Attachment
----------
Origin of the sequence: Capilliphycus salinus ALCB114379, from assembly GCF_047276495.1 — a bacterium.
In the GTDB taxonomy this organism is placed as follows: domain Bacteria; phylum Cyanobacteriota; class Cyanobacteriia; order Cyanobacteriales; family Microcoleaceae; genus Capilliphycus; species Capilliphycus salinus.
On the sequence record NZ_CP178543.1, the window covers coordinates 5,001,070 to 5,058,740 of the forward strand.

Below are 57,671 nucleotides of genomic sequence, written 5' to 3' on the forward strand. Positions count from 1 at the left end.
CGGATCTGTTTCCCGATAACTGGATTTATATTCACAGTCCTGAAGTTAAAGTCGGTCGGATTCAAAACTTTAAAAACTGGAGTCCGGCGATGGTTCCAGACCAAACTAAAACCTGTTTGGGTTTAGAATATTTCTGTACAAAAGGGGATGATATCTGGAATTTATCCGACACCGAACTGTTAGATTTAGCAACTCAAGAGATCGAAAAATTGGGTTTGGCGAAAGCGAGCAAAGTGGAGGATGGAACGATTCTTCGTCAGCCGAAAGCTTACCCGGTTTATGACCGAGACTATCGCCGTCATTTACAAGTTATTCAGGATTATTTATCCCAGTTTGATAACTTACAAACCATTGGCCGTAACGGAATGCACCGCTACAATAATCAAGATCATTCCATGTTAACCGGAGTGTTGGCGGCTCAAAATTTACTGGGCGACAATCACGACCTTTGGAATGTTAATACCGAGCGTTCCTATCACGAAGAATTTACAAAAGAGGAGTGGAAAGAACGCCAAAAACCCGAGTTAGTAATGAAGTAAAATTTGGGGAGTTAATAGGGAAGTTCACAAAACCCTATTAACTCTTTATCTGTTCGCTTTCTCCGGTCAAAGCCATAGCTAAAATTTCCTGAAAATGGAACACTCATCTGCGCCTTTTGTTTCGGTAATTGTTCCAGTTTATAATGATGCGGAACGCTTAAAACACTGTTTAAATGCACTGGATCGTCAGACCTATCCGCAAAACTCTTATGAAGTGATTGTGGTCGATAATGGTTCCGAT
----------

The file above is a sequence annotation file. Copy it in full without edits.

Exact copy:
Origin of the sequence: Capilliphycus salinus ALCB114379, from assembly GCF_047276495.1 — a bacterium.
In the GTDB taxonomy this organism is placed as follows: domain Bacteria; phylum Cyanobacteriota; class Cyanobacteriia; order Cyanobacteriales; family Microcoleaceae; genus Capilliphycus; species Capilliphycus salinus.
On the sequence record NZ_CP178543.1, the window covers coordinates 5,001,070 to 5,058,740 of the forward strand.

Below are 57,671 nucleotides of genomic sequence, written 5' to 3' on the forward strand. Positions count from 1 at the left end.
CGGATCTGTTTCCCGATAACTGGATTTATATTCACAGTCCTGAAGTTAAAGTCGGTCGGATTCAAAACTTTAAAAACTGGAGTCCGGCGATGGTTCCAGACCAAACTAAAACCTGTTTGGGTTTAGAATATTTCTGTACAAAAGGGGATGATATCTGGAATTTATCCGACACCGAACTGTTAGATTTAGCAACTCAAGAGATCGAAAAATTGGGTTTGGCGAAAGCGAGCAAAGTGGAGGATGGAACGATTCTTCGTCAGCCGAAAGCTTACCCGGTTTATGACCGAGACTATCGCCGTCATTTACAAGTTATTCAGGATTATTTATCCCAGTTTGATAACTTACAAACCATTGGCCGTAACGGAATGCACCGCTACAATAATCAAGATCATTCCATGTTAACCGGAGTGTTGGCGGCTCAAAATTTACTGGGCGACAATCACGACCTTTGGAATGTTAATACCGAGCGTTCCTATCACGAAGAATTTACAAAAGAGGAGTGGAAAGAACGCCAAAAACCCGAGTTAGTAATGAAGTAAAATTTGGGGAGTTAATAGGGAAGTTCACAAAACCCTATTAACTCTTTATCTGTTCGCTTTCTCCGGTCAAAGCCATAGCTAAAATTTCCTGAAAATGGAACACTCATCTGCGCCTTTTGTTTCGGTAATTGTTCCAGTTTATAATGATGCGGAACGCTTAAAACACTGTTTAAATGCACTGGATCGTCAGACCTATCCGCAAAACTCTTATGAAGTGATTGTGGTCGATAATGGTTCCGAT